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5 Animal Attractions to AVOID in Vietnam

Captive Elephant Show
Regular scheduled elephant show at Ho Chi Minh City Zoo.

The truth behind most wildlife tourism is bleak. Attractions all too often lure paying tourists close to captive animals under the pretense that they are well cared for. Most people are completely unaware that instead these animals suffer at the hands of their profiting owners, and live dismal lives. Tourists are presented the positive façade of trained animals that appear to be enjoying themselves. Often, the worst of the cruelty takes place behind the scenes, long before the audience even pays for the experience. The audience is blocked from the violence, the starvation, the torture necessary to produce performances that drive ticket sales.  

I’ve had the misfortune of seeing the abuse many animals suffer for the name of tourism. This reality was especially obvious during my time studying abroad in Vietnam. My courses focused on the effects of climate change in the Mekong Delta, which meant our group traveled extensively through southern Vietnam. I had daily run-ins with animal exploitation for tourism. I want to share five animal attractions to avoid in Vietnam, and in other parts of the world, with the hope to increase awareness and help prevent this devastating treatment of animals! 

Caged Monkeys in Vietnam
Cages where the monkeys are kept when they are not performing.

1.) Animal Shows and Circuses 

I vividly remember stopping at a restaurant south of Can Tho that was clearly catering to tourists in the area. Their grounds were dotted with fountains and gardens, and at the center was a covered stage with bleachers surrounding all sides. Much to my disgust, behind the stage was a tiny brick building that I peeked into. Down the middle of the barren room was a row of minuscule wire cages, each with a macaque monkey inside. I had just enough time to snap a photo and to notice the hoops and props for the show. I quickly left in horror as to not get caught poking around. It was clear this stage was for a monkey show to attract visitors to the restaurant. When not performing for crowds these poor monkeys were kept in near isolation, left in cages no bigger than a laundry hamper.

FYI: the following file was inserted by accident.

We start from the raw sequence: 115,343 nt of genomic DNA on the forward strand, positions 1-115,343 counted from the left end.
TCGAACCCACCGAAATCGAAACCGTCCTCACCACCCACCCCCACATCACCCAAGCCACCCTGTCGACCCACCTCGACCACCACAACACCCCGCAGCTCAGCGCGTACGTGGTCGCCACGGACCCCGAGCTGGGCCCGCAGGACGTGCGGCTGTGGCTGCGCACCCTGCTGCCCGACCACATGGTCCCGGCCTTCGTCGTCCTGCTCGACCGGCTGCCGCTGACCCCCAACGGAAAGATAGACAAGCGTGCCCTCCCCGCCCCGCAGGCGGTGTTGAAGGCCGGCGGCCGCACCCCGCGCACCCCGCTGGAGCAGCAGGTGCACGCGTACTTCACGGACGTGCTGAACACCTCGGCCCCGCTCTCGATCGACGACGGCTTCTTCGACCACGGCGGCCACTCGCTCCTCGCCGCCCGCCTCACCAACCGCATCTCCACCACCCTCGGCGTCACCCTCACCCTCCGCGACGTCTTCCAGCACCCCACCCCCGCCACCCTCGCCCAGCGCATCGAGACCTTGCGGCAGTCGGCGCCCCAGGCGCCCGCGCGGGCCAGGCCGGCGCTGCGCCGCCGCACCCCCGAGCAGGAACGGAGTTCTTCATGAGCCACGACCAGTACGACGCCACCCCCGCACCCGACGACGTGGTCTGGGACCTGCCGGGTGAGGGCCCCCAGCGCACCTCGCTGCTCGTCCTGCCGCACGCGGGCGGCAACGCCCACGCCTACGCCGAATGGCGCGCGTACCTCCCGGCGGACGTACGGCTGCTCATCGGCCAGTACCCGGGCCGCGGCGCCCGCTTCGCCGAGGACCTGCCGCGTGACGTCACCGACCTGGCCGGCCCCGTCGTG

Always avoid supporting businesses that promote or host performances with wild animals. The training that often goes into creating these shows is barbaric and extremely traumatizing for the animals. Once the shows are over, animals are often chained for hours upon hours or caged in pitiful housing. 

Elephant attractions are all too common in Southeast Asia; many offering rides and shows. Out of curiosity I paid a visit to the Ho Chi Minh City Zoo to see for myself what their state of care was. Not to my surprise it was bleak, enclosures were far from adequate and many of the animals appeared to be in poor health. One of the most antiquated displays was their herd of Asian elephants. Seeing these intelligent and socially complex animals paraded around with bull hooks was heartbreaking. The saddest reality was the practices I saw were far from unique, throughout Southeast Asia animals are used in performances for paying customers. 

2.) Buying Wildlife Products

Crocodile leather products for sale in gift shop
Gift shop filled with crocodile leather products in Vietnam.

The opportunity to purchase wildlife products is more common than most believe. Shockingly, many souvenirs are made from wild animal parts, including jewelry, clothing, and decorative novelties. To make sure that your purchases are ethical and properly sourced, make sure to ask the seller: